Iowa Supreme Court Excludes Testimony Under the Confrontation Clause

By: Administrator on December 16th, 2011

By Ryan Koopmans

The Iowa Supreme Court decided today in State v. Rainsong that a deposition that does not conform with the Iowa Rules of Criminal Procedure is not a deposition at all; it is a sworn statement.  And because sworn statements are testimonial hearsay, they are not admissible in trial against a criminal defendant under the Confrontation Clause of the U.S. Constitution.

The issue arose in this case because the alleged victim, Loren Radford, lives out of state and is in poor health.  Fearing that Radford would not be able to make the trip to Iowa for trial, the prosecutor noticed Radford’s deposition in Oregon and notified defense counsel that he intended to use the deposition in lieu of live trial testimony.  Defense counsel nonetheless refused to participate in the deposition–either by traveling to Oregon or by video conference in Iowa.

The prosecutor took Radford’s deposition anyway, and then sought to introduce it at trial.  The defense objected, and the judge excluded the taped interview.

The Iowa Supreme Court affirmed that decision.  Under the Iowa Rules of Criminal Procedure, the State may depose an individual if: (1) he or she is listed in the defendant’s witness list; (2) the defendant deposes the individual; or (3) the district court otherwise grants the State’s motion to do so.

None of those scenarios were present here: The defendant did not list Radford as a potential witness; the defendant did not depose Radford; and the prosecutor did not obtain the district court’s permission to depose Radford.  Thus, because there was no basis for the prosecution to take the deposition under the Rules, the testimony amounted to nothing more than a sworn affidavit.  And because affidavits are testimonial hearsay under the Confrontation Clause of the U.S. Constitution, they may not be introduced at trial unless the witness also testifies in person.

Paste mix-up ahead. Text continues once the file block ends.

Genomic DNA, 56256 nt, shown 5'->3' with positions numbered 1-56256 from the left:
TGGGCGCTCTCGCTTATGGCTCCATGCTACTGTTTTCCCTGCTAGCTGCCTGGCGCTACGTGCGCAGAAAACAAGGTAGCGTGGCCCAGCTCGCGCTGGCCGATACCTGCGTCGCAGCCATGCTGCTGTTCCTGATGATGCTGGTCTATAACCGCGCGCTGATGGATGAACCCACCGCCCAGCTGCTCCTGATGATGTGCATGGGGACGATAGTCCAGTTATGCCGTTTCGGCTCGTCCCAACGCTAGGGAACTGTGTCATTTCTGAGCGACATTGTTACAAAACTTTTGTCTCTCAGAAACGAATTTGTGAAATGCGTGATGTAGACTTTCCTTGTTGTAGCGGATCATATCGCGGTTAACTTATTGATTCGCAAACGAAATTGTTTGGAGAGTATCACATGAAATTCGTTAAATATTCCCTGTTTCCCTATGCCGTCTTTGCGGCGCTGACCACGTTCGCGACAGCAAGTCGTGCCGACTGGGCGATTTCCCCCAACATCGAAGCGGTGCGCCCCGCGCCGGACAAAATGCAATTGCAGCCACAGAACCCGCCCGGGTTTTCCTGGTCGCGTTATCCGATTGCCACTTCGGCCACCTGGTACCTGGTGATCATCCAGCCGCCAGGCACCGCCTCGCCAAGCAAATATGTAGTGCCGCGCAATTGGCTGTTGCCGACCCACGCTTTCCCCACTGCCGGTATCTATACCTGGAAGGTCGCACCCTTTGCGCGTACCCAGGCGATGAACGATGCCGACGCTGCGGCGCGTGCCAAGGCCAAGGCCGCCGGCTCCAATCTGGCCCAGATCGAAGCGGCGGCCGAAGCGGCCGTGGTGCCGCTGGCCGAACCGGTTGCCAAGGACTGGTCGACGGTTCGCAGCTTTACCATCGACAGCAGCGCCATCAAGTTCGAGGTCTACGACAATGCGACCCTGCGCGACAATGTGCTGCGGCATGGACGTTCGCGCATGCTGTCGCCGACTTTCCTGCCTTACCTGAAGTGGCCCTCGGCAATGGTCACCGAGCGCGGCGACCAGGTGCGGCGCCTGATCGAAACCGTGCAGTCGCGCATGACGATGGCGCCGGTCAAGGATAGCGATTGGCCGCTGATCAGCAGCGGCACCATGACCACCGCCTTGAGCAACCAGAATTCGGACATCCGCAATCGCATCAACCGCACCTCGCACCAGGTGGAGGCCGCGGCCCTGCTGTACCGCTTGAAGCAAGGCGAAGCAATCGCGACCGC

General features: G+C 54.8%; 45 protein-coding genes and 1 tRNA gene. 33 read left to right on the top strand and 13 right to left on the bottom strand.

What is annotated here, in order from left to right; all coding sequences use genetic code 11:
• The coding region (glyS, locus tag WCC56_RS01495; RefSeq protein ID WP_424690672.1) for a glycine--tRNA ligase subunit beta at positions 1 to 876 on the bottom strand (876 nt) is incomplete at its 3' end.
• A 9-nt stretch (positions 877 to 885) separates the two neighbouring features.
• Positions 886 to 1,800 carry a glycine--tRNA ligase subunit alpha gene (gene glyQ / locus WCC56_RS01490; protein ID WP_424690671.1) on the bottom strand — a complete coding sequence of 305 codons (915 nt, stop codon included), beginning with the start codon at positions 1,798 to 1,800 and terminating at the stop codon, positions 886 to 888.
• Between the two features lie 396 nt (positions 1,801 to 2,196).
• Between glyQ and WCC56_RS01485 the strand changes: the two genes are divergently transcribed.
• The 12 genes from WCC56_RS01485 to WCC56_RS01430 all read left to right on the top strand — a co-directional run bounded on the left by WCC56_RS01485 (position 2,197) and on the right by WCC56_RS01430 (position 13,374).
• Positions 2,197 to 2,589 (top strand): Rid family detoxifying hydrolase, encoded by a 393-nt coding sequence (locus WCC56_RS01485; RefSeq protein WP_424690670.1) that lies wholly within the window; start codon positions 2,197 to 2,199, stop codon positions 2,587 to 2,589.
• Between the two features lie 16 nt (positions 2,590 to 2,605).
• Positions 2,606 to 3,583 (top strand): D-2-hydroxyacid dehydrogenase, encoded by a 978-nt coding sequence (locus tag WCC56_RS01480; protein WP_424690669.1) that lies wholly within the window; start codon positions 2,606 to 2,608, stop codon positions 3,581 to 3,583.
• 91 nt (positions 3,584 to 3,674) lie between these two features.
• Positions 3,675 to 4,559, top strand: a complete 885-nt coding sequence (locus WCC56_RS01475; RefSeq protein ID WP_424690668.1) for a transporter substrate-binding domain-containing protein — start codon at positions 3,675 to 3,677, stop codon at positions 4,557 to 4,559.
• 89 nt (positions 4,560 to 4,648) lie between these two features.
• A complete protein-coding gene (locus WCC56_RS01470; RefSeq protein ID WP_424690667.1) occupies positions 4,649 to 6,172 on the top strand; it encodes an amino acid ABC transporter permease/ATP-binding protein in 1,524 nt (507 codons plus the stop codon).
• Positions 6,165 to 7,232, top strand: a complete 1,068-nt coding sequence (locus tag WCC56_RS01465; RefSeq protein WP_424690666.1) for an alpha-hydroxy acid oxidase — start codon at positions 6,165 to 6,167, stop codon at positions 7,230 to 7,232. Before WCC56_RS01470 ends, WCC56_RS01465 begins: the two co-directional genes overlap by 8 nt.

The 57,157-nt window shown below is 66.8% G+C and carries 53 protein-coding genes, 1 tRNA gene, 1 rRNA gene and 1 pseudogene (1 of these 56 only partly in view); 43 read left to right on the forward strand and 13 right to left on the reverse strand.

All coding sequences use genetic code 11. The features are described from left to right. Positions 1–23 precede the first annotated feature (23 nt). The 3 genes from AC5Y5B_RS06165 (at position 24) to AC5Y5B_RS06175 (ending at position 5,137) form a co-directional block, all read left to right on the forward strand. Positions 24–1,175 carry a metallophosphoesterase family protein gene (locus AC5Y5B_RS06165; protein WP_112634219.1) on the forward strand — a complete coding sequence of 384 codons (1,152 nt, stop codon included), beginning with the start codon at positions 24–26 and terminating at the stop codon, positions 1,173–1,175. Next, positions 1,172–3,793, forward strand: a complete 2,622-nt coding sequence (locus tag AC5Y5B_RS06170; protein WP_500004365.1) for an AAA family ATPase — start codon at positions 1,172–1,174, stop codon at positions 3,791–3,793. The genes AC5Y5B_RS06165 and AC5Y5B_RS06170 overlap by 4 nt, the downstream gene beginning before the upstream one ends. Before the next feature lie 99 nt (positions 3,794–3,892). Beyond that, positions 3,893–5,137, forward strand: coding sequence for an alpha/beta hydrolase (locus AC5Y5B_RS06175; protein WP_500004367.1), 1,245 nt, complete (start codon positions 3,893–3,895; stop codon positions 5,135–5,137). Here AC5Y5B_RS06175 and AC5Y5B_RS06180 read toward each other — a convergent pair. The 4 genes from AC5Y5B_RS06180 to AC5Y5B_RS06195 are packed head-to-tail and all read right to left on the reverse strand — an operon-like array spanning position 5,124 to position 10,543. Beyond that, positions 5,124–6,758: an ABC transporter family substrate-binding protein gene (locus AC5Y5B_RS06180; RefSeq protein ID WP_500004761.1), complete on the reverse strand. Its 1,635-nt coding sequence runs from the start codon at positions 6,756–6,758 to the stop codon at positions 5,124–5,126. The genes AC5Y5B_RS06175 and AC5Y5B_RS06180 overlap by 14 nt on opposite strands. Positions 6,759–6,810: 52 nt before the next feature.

Because Radford was not planning to testify, the Iowa Supreme Court agreed with the district court: Radford’s testimony must not be heard by the jury.

[Personal aside: Congratulations to Nyemaster Goode alumnus Vidhya Reddy on her first appearance, and victory, before the Iowa Supreme Court.]

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On Brief is devoted to appellate litigation, with a focus on the Iowa Supreme Court, the Iowa Court of Appeals, and the United States Court of Appeals for the Eighth Circuit.
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